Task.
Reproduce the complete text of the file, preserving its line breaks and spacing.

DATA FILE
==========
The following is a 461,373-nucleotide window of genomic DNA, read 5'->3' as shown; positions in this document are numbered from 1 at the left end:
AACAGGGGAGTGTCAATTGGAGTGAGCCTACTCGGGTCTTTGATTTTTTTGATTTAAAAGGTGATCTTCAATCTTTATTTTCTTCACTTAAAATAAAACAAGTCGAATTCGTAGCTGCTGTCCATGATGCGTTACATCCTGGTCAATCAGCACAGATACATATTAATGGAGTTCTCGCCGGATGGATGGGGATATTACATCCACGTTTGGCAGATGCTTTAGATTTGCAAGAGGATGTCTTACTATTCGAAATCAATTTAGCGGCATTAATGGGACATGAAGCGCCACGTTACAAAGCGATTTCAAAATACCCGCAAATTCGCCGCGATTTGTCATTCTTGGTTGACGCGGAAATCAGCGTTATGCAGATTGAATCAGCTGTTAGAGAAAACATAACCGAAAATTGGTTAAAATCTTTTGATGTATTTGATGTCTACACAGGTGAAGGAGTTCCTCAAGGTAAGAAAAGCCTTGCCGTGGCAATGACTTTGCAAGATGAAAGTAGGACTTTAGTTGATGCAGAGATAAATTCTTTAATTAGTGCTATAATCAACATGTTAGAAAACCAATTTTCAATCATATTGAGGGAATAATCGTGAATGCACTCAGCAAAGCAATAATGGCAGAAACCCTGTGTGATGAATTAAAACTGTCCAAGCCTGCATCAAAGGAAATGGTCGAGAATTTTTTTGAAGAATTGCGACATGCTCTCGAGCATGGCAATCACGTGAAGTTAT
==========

The following is a 461,373-nucleotide window of genomic DNA, read 5'->3' as shown; positions in this document are numbered from 1 at the left end:
AACAGGGGAGTGTCAATTGGAGTGAGCCTACTCGGGTCTTTGATTTTTTTGATTTAAAAGGTGATCTTCAATCTTTATTTTCTTCACTTAAAATAAAACAAGTCGAATTCGTAGCTGCTGTCCATGATGCGTTACATCCTGGTCAATCAGCACAGATACATATTAATGGAGTTCTCGCCGGATGGATGGGGATATTACATCCACGTTTGGCAGATGCTTTAGATTTGCAAGAGGATGTCTTACTATTCGAAATCAATTTAGCGGCATTAATGGGACATGAAGCGCCACGTTACAAAGCGATTTCAAAATACCCGCAAATTCGCCGCGATTTGTCATTCTTGGTTGACGCGGAAATCAGCGTTATGCAGATTGAATCAGCTGTTAGAGAAAACATAACCGAAAATTGGTTAAAATCTTTTGATGTATTTGATGTCTACACAGGTGAAGGAGTTCCTCAAGGTAAGAAAAGCCTTGCCGTGGCAATGACTTTGCAAGATGAAAGTAGGACTTTAGTTGATGCAGAGATAAATTCTTTAATTAGTGCTATAATCAACATGTTAGAAAACCAATTTTCAATCATATTGAGGGAATAATCGTGAATGCACTCAGCAAAGCAATAATGGCAGAAACCCTGTGTGATGAATTAAAACTGTCCAAGCCTGCATCAAAGGAAATGGTCGAGAATTTTTTTGAAGAATTGCGACATGCTCTCGAGCATGGCAATCACGTGAAGTTAT